A Government minister is assuring that the local manufacturing sector is by no means dead.
However, concerned about the steady decline in the sector’s contribution to the economy in recent years, Minister of Small Business, Entrepreneurship and Commerce Dwight Sutherland is warning local industry players that they must adopt a new approach if they are to be globally competitive.
“This need for a revived manufacturing sector is evident given the steady decline in the contribution of manufacturing to GDP [gross domestic product] over time.
“As an example, the contribution of manufacturing to GDP has moved from eight per cent in 2008 to as low as five per cent in 2017,” Sutherland noted, while calling on participants in the Barbados Manufacturers’ Association (BMA) Guide to Costing seminar at Pelican Village Craft Centre on Wednesday to “take those figures to heart”.
“This decline remains of some concern given the fact that globally, manufacturing continues to grow and accounts for approximately 16 per cent of global GDP presently,” he said, even as he suggested that the domestic decline was due mainly to “failure to leverage numerous synergies between manufacturing and the services sector”.
“[Globally, manufacturers] are using services to create a system of dynamic feedback that uses an array of customer information to align production with customer needs and wants. Many firms are using online interactions with their target markets, including social media to enhance sales, identify demands and build brand loyalty.
“They are using technology to increase geographic dispersion of supply chains with specialization,” Sutherland explained.
While lauding past and present BMA officials for their role in developing the sector, the minister challenged local manufacturers to “position yourself to pursue with greater vigour, the countless opportunities for global transformation success, which must be underpinned by a national effort for meaningful change”.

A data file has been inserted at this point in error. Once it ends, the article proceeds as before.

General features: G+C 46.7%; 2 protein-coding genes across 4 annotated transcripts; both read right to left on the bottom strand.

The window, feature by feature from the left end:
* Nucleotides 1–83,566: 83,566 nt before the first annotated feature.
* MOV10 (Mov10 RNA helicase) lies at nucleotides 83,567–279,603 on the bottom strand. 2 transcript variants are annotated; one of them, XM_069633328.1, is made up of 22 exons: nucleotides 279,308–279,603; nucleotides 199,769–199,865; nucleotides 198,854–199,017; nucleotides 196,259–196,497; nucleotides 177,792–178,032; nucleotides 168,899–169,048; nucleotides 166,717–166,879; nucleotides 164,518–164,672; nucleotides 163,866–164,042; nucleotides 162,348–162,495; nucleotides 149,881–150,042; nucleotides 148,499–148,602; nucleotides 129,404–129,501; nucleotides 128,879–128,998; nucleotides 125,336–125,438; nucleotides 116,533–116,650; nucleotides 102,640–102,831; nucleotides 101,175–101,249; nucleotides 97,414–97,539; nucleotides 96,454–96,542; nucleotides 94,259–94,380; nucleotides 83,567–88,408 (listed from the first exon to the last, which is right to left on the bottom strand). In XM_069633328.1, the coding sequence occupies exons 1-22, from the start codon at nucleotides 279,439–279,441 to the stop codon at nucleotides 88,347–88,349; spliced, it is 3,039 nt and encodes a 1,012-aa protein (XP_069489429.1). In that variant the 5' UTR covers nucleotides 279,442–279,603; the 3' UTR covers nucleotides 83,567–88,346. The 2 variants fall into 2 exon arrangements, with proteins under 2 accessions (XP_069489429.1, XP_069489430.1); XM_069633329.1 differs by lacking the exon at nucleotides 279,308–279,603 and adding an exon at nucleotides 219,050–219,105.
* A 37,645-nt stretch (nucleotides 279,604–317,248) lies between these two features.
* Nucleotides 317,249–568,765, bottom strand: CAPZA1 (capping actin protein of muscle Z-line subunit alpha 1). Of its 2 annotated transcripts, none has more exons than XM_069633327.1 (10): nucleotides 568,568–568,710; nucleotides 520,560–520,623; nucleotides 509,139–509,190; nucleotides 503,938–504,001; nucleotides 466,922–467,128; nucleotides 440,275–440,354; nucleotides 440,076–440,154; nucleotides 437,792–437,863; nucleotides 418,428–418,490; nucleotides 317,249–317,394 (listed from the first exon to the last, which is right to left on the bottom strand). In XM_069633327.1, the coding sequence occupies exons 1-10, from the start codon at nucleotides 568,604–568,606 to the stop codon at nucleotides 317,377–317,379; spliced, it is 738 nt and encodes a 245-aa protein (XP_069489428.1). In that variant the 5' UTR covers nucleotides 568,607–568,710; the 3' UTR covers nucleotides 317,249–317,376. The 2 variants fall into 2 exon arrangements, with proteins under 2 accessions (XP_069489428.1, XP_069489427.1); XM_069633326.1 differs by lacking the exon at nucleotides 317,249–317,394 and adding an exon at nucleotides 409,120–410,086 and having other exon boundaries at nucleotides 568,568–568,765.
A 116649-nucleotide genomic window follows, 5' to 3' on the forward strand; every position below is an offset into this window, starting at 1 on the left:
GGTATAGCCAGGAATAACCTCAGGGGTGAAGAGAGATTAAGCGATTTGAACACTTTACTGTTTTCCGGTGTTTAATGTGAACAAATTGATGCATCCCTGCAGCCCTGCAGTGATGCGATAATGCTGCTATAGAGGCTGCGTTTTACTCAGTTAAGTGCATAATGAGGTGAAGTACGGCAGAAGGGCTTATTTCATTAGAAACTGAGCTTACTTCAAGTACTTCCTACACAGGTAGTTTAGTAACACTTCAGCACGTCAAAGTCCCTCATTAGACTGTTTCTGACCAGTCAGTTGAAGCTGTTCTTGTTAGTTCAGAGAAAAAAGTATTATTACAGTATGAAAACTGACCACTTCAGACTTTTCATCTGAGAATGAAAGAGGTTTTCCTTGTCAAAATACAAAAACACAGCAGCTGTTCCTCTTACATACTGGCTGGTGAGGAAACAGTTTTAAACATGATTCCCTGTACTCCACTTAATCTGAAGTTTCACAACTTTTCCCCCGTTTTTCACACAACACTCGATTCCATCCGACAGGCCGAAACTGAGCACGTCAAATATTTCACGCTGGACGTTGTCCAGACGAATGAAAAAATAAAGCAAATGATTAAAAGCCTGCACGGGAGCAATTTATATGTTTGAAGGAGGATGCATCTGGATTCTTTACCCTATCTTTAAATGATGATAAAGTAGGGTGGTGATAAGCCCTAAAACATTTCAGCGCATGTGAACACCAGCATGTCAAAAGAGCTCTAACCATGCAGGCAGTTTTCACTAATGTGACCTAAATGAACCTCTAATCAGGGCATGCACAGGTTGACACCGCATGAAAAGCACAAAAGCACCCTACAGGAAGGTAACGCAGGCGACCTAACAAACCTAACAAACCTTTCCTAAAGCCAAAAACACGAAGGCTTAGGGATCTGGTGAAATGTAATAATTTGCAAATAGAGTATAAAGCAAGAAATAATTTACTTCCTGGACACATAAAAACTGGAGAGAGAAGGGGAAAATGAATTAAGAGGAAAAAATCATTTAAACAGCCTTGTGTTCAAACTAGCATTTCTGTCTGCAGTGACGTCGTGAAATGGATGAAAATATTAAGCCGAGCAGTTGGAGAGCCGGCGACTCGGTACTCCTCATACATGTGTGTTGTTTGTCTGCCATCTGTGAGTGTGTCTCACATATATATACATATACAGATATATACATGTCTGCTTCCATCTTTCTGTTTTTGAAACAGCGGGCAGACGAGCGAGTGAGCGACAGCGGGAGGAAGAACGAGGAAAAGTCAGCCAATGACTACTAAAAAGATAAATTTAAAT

He suggested “agile approaches to the development of strategy using, for example, scenario planning rather than product forecast.
“The critical challenge for manufacturers will be to approach footprint decisions in a more nuance way. This result could very well be a new kind of global manufacturing company,” he added.
While underscoring the importance of costing in the manufacturing process, Sutherland said staying on top of global trends and upgrading the relevant skill sets should also be priority areas.
“A new participatory model must therefore give support to an inter-sectoral approach that strategically builds out the national manufacturing effort where the global marketplace is singularly targeted and vigorously pursued. The world has to be your oyster and your playground,” he stressed.
The workshop, which is the first in a series, was designed to help BMA members and other entrepreneurs explore ways to grow their business.
BMA President Robert Noel said the association was aware of the role it needed to play in order to help “the manufacturing sector and Barbados in general as we prepare to pursue the uncomfortable path to economic recovery”, adding that “we are determined to use this time to focus on opportunities and aggressive efforts to reposition the manufacturing sector”.
He also pledged to work with Government to create more “pathways for funding and technical assistance for members”.